Krilo Ferry arrives and departs from the Riva at Hvar town (left of harbour below) while car ferries arrive in the port town of Starigrad.
Hvar is also connected by ferry from Ancona in Italy (summer only) and Dubrovnik (summer only).
Car Ferries arrive at Starigrad (town) from Split and from Drvenik to Sucuraj on Hvar Island multiple times each day.
Croatia Traveller has a dedicated page on How to Get to Hvar.
Hvar Riva in Hvar Town
Hvar Island nightlife is legendary and Carpe Diem bar located on the Riva is very chic and busy night spot. Historically it was a hangout for the movie starts but now every day people and music spill onto the Riva.
Mornings before the first ferries arrive and while the partiers are still in bed, is a deliciously quiet time on the main cafe strip on the Riva. We invariably found ourselves sitting comfortably at BB Club enjoying a croissant and coffee with a view.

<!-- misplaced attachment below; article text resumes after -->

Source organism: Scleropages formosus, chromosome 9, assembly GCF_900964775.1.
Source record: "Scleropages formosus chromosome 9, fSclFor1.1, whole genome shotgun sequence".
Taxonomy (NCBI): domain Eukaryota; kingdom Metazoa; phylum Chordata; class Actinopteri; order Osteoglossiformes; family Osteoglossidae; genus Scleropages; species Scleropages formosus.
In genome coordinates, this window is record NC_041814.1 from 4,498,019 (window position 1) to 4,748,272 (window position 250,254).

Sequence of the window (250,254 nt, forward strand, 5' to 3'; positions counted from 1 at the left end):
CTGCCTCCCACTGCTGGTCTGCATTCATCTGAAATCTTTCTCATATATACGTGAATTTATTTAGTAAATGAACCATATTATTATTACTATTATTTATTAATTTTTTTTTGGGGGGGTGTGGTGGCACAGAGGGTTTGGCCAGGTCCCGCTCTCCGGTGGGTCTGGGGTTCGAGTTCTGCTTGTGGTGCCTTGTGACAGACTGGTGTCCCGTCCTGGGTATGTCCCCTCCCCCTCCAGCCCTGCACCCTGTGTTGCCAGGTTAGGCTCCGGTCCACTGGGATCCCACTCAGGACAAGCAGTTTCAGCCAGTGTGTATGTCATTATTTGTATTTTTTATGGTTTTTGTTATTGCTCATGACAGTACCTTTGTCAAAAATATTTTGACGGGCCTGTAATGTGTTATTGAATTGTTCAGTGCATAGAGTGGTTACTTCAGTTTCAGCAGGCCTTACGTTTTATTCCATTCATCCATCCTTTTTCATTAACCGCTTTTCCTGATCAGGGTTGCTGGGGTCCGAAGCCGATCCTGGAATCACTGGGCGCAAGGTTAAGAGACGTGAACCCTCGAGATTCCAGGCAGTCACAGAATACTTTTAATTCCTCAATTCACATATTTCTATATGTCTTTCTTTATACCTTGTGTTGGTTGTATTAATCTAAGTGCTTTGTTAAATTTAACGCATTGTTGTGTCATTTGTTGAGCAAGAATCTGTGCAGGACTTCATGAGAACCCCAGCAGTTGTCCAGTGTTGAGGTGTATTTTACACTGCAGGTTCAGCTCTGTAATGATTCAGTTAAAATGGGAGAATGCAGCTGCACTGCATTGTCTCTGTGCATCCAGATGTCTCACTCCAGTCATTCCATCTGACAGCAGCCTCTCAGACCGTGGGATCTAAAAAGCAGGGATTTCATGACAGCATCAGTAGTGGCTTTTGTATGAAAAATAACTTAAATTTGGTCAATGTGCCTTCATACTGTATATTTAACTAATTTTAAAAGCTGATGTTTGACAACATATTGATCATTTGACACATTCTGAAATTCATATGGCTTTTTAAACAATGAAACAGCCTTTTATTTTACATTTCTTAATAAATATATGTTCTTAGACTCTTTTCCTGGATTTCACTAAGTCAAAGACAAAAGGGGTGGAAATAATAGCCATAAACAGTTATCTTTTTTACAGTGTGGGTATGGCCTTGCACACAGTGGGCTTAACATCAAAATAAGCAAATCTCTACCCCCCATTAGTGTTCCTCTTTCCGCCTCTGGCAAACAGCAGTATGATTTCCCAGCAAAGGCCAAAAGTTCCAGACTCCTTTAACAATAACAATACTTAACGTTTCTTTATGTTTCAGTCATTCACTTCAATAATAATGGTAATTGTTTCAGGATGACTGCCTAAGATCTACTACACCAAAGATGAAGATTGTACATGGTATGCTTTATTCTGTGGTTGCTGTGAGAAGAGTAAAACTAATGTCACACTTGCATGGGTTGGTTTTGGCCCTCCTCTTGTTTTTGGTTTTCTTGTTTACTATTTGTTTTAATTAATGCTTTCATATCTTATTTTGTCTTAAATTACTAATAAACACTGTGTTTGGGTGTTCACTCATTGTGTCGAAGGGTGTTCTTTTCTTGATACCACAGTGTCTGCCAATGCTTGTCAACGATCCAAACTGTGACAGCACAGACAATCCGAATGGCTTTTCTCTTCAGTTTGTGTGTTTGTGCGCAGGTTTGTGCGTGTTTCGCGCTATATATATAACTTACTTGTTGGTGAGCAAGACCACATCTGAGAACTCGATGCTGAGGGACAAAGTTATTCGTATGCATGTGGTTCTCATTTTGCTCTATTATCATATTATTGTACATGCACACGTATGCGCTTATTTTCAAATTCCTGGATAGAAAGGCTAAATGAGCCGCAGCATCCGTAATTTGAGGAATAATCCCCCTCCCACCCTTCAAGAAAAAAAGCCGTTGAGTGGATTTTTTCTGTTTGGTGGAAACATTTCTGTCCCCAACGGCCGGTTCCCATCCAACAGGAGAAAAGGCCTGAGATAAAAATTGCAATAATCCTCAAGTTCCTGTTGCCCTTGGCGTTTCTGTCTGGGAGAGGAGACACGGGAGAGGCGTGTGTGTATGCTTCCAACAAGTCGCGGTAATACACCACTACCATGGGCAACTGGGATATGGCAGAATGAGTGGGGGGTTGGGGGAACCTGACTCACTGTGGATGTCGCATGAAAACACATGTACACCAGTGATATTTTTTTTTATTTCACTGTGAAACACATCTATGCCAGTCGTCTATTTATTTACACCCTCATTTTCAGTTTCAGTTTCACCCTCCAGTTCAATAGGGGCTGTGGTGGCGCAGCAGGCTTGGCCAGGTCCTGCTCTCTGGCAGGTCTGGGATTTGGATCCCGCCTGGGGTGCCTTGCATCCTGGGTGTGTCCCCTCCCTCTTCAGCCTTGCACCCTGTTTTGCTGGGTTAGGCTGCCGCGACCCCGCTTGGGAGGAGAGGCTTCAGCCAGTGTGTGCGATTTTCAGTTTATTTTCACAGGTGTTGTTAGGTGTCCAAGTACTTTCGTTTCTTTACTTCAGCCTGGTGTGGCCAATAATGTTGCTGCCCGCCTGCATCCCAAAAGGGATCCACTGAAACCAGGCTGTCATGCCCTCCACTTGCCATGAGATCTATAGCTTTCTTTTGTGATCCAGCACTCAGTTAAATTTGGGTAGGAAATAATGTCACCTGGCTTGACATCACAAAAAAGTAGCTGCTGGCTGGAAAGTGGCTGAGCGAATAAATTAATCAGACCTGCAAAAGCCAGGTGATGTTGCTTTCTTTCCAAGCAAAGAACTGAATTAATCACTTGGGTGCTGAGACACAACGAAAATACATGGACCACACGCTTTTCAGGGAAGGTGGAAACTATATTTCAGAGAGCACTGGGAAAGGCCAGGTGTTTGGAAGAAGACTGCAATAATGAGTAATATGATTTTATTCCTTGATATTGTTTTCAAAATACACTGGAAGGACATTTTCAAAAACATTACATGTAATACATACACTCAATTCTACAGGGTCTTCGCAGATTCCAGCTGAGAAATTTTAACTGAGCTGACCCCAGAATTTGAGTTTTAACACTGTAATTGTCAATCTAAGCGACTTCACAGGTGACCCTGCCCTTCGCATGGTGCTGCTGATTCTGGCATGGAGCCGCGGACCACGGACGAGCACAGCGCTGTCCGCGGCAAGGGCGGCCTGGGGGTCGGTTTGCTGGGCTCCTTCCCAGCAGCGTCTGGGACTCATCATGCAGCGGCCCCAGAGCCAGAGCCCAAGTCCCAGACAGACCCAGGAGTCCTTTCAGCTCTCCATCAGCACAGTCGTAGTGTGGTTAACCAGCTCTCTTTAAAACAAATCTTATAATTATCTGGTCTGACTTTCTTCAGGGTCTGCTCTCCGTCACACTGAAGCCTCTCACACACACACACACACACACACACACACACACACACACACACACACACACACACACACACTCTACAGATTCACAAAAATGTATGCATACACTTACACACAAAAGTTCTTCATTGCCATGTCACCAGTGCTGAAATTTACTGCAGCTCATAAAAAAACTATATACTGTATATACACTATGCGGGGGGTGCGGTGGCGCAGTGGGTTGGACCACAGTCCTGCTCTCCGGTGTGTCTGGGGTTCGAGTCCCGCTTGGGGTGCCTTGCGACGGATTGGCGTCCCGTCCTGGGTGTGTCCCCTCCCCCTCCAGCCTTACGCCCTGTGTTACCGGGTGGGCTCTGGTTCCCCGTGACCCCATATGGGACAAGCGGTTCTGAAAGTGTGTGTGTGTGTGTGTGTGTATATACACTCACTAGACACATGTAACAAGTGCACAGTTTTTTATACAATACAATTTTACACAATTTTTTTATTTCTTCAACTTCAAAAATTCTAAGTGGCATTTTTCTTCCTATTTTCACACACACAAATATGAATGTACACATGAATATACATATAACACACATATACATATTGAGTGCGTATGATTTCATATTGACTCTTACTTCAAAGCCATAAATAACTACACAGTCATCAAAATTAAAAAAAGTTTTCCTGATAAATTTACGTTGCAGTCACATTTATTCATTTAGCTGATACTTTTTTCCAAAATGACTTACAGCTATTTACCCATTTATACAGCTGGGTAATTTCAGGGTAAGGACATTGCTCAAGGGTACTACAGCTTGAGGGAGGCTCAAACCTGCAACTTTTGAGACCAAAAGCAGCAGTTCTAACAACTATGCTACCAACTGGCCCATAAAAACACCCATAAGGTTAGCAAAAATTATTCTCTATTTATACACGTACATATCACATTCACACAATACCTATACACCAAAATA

They do food here, but I like it primarily as a place to relax and people watch over a coffee or cool drink and it is quite appropriate to do so.
With it’s communist background, Croatia does not have a culture of customer service, but we noticed the change at BB’s as their service was first class.
You must always ask for your bill in a Croatian Cafe. This is culturally appropriate as Croatian customer’s like to sit and chat for hours – the bill being left open in case a further drink is required.
The Riva at Hvar Town. BB Club is second on the right.
It became our morning ritual to watch the port come to life over a coffee/tea/juice and croissant.
By night it is fun to watch the boats come home to roost on the Riva. The most we counted moored to the same bollard was twelve. The boats that span out across the harbour mouth are also tied back to one another for extra stability.